Privacy compliance for private sector cannabis retailers part 1


peter murphy headshot

In the first instalment of a two-part series on privacy compliance for cannabis retail stores, Toronto business lawyer Peter Murphy looks at the role privacy will play in the market.

Customer privacy policies will become a selling point for recreational cannabis retailers as Ontario’s private market develops, Toronto business lawyer Peter Murphy tells

Following the federal government’s recent legalization of the drug for recreational use, the provincial government unveiled its own framework for sales in the Cannabis Statute Law Amendment Act.

While the Ontario Cannabis Store retains a monopoly over online sales, Murphy, partner with Shibley Righton LLP, says the model selected for private-sector bricks-and-mortar retailers has created opportunities for smaller players to enter the market after the new administration abandoned the previous Liberal government’s plans for complete provincial control over sales.

Though only a few stores are officially up and running since winning the licensing lottery, Murphy expects privacy compliance to take centre stage as they attempt to differentiate themselves in an increasingly competitive industry.

“Recreational cannabis consumers prefer retailers who offer the greatest protection of their personal information, and who best limit its use,” he says. “Privacy compliance will not only be a legal necessity in this industry, but also a key competitive factor.

“Cannabis consumers are sensitive about their personal information for a number of reasons, and that sensitivity leads them to focus even more on the retailers' privacy policies and practices.”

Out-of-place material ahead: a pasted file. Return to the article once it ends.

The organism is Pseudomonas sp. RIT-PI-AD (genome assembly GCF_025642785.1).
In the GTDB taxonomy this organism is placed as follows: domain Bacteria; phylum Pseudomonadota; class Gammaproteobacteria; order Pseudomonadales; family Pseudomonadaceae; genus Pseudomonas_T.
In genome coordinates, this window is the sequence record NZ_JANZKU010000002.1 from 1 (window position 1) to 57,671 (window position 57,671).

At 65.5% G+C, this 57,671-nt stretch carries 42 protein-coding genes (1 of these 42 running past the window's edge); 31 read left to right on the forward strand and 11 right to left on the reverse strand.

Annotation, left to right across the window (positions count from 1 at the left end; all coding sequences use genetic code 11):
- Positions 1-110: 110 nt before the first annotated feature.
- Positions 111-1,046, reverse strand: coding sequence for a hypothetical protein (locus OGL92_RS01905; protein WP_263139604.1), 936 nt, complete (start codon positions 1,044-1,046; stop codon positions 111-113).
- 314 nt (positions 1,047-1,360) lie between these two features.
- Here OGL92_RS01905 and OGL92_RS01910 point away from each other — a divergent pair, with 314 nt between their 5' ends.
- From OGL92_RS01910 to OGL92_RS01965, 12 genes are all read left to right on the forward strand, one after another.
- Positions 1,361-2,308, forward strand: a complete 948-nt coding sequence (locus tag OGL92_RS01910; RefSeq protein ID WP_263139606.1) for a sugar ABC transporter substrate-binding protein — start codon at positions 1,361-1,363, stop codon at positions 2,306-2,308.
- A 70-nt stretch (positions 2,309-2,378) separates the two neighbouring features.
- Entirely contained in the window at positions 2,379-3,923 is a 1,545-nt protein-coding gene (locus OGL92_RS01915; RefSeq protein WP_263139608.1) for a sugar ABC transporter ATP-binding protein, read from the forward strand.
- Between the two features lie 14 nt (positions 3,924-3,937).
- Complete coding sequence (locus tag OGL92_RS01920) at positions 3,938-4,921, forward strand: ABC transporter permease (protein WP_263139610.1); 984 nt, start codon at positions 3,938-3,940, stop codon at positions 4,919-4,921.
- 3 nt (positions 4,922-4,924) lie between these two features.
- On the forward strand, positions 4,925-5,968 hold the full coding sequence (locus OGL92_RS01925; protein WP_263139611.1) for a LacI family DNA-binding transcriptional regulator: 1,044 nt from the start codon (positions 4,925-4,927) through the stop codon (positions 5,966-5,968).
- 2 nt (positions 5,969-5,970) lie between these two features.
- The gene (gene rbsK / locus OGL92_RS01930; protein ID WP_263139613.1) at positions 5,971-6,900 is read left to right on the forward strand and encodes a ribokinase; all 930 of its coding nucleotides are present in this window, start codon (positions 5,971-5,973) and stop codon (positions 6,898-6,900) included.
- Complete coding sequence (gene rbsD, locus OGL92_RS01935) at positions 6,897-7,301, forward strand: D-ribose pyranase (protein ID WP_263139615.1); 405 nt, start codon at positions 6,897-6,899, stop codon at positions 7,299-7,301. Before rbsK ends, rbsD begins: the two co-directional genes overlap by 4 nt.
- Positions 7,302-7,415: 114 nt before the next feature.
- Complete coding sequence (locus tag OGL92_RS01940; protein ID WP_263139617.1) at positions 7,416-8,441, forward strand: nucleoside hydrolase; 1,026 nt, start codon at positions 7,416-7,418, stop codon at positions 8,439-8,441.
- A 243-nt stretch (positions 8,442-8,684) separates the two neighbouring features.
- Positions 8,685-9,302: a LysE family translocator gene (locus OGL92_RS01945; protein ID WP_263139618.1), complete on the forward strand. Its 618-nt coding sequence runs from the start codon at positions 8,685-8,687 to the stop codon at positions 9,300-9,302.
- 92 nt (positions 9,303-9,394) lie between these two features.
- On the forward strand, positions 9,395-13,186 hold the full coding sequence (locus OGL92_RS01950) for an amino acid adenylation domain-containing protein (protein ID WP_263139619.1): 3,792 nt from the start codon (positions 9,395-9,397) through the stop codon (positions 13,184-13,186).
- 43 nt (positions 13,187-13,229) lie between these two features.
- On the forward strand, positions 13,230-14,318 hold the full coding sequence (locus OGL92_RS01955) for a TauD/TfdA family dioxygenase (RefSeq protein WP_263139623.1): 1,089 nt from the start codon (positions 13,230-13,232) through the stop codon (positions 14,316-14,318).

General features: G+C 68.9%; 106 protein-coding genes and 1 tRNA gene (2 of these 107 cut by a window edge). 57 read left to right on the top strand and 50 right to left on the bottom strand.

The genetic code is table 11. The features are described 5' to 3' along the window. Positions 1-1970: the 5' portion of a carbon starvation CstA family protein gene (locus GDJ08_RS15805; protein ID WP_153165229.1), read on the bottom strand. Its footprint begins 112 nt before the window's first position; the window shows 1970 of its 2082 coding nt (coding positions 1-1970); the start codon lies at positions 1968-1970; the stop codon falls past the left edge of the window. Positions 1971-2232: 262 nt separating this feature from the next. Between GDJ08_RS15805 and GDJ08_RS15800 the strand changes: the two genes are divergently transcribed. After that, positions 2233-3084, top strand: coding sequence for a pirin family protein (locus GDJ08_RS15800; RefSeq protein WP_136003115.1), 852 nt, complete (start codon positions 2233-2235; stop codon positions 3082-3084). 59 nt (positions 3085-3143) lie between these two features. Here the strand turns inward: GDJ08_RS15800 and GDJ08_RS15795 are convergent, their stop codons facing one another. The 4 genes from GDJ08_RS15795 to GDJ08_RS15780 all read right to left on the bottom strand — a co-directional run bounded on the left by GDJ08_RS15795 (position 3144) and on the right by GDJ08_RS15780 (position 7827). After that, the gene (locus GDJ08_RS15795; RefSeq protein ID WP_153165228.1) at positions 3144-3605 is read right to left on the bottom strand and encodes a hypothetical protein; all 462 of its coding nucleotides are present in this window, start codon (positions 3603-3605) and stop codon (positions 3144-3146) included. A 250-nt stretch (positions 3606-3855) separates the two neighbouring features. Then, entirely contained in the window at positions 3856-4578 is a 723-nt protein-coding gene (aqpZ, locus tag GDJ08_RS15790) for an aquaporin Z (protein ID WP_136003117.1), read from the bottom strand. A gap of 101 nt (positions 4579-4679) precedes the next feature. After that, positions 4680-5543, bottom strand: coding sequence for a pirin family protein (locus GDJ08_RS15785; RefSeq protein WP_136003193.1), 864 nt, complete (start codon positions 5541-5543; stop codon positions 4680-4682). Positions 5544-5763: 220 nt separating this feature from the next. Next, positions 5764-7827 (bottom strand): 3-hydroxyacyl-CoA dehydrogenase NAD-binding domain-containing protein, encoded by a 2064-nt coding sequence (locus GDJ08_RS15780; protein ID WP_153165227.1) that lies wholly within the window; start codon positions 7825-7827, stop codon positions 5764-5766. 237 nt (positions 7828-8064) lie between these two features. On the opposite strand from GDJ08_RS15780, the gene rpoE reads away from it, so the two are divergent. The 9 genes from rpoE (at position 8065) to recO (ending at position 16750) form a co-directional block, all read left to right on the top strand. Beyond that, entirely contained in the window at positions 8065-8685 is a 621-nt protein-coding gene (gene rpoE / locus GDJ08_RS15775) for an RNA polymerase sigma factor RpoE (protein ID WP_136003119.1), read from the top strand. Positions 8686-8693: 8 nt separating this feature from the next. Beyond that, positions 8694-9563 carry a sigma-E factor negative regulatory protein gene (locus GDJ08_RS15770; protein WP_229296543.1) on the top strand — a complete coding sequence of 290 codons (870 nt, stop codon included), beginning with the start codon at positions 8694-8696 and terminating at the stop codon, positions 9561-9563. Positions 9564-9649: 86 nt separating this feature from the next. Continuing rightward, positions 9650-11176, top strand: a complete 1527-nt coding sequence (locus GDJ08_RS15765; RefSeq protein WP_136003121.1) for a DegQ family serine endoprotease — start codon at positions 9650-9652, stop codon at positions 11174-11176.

For example, Murphy says some employers have banned employees from ever using cannabis. He says cannabis use remains illegal in many jurisdictions outside Canada, most notably in the U.S., where border authorities have threatened to bar Canadians who use the drug or are involved in the cannabis industry from entering the U.S. or from being granted citizenship.

In addition, the Associated Press reports that nations including Japan and South Korea have warned their citizens they could face criminal arrest back home for possession of cannabis while in Canada, despite its legal status here.

Murphy warns that, as a result, the disclosure of payment card or other cannabis purchase information will be a huge concern for many consumers.

"My view is that any cannabis retailer who wants to be successful in the long run will need to demonstrate robust privacy compliance," he says.

“The sensitivity of this information raises the bar on privacy compliance in a number of areas, including the safeguarding necessary to protect that information, the form of consent required for its collection, use and disclosure, and the handling of payment card information," says Murphy.

Stay tuned for part two where Murphy will look at the privacy commissioner’s guidelines on the subject.